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The Diamond Rush

Target Reading Level: Grade 8

Panning for gold was once a national pastime. Regular people spent hours upon hours sifting through river silt, in search of gold. Becoming rich is an American dream. As the years passed, and more people moved closer to the gold, companies formed and eventually took over and pushed the regular folks out of the rivers. That was the end of the Gold Rush.

At the Crater of Diamonds State Park located in Murfreesboro (mü-freez-bü-r), Arkansas, the American dream is once again becoming a reality. For $6.50 per day, a person can enter the State Park and sift through the dirt in the world’s first “finders keepers” diamond mine. Authorities say that approximately two diamonds are found each day.

The Crater of Diamonds State Park, a 37-acre plowed field, is a unique gem. 95 million years ago, the eroded surface of an ancient volcanic pipe brought the diamonds to the surface. Diamonds of all colors have been found at the Crater of Diamonds, but the three most common colors are white, brown, and yellow. The State Park is a rock hound’s delight because over 40 types of rocks and minerals exist at the mine, such as:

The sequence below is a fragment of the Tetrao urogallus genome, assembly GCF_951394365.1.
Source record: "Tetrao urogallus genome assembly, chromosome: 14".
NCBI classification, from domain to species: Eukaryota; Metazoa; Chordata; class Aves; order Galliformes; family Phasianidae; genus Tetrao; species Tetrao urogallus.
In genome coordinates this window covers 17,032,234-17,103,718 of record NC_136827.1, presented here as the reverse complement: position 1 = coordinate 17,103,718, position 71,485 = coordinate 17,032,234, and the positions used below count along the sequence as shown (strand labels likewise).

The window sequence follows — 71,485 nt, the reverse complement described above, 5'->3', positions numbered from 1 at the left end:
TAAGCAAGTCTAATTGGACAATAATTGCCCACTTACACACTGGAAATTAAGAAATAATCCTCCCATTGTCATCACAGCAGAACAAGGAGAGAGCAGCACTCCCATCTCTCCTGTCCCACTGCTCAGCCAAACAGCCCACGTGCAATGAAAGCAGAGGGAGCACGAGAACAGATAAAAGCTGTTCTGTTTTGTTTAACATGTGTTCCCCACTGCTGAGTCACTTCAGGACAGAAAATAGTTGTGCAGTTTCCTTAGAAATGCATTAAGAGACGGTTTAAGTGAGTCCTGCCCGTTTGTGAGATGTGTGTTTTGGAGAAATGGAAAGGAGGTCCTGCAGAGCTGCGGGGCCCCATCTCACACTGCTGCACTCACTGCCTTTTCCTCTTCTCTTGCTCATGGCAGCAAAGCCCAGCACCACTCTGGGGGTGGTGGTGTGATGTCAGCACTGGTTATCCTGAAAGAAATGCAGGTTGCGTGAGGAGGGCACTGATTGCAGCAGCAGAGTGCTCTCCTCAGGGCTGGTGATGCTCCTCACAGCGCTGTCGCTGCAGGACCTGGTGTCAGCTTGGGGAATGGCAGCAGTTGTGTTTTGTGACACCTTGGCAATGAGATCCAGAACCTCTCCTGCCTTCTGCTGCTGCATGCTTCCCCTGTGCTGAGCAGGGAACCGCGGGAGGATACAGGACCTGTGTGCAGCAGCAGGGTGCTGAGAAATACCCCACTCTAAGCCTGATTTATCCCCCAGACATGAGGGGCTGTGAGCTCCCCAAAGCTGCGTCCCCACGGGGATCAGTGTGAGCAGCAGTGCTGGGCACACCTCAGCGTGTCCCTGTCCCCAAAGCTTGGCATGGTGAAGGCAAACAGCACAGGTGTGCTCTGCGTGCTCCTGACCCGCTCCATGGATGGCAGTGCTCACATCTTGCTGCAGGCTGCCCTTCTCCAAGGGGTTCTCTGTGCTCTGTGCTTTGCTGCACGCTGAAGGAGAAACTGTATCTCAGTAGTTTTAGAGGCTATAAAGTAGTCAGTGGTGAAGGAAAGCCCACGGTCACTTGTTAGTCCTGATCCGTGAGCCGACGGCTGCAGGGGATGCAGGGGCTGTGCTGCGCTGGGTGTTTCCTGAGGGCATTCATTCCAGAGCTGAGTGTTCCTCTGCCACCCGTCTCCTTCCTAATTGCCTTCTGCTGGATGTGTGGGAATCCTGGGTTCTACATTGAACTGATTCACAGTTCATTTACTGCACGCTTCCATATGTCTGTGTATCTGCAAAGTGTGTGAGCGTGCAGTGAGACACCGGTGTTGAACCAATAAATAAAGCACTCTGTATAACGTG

• lamproite (lamp-ro-t)
• amethyst (a-mə-thist)
• banded agate (a-gət)
• jasper (jas-pər)
• peridot (per-ə-dät)
• garnet (gär-nət)
• quartz (kworts)
• calcite (kal-sīt)
• barite (ber-īt)
• hematite (hē-mə-tīt)

Before it became a diamond mine, the State Park was a farm owned by the McBrayer family. In 1906, John Wesley Huddleston, also a farmer, purchased the 160-acre farm from the McBrayer’s to make a home for his own family.

One day, John Huddleston was crawling around the ground on his hands and knees. One can only speculate as to why he was down on all fours. Nevertheless, his eyes happened upon a glittering pebble. He inspected the pebble and noticed that it glittered no matter which way he turned. He set off for town on his mule. But before he could leave the property, he noticed another glittering pebble. He scooped that one up as well and hurried on his way. Both pebbles turned out to be diamonds, which earned him a lot of money. He eventually sold his farm for $36,000 and sadly, he died a poor man.

Mr. Huddleston’s story was just the first of many similar stories of regular people digging in the dirt for diamonds and finding their American dream.

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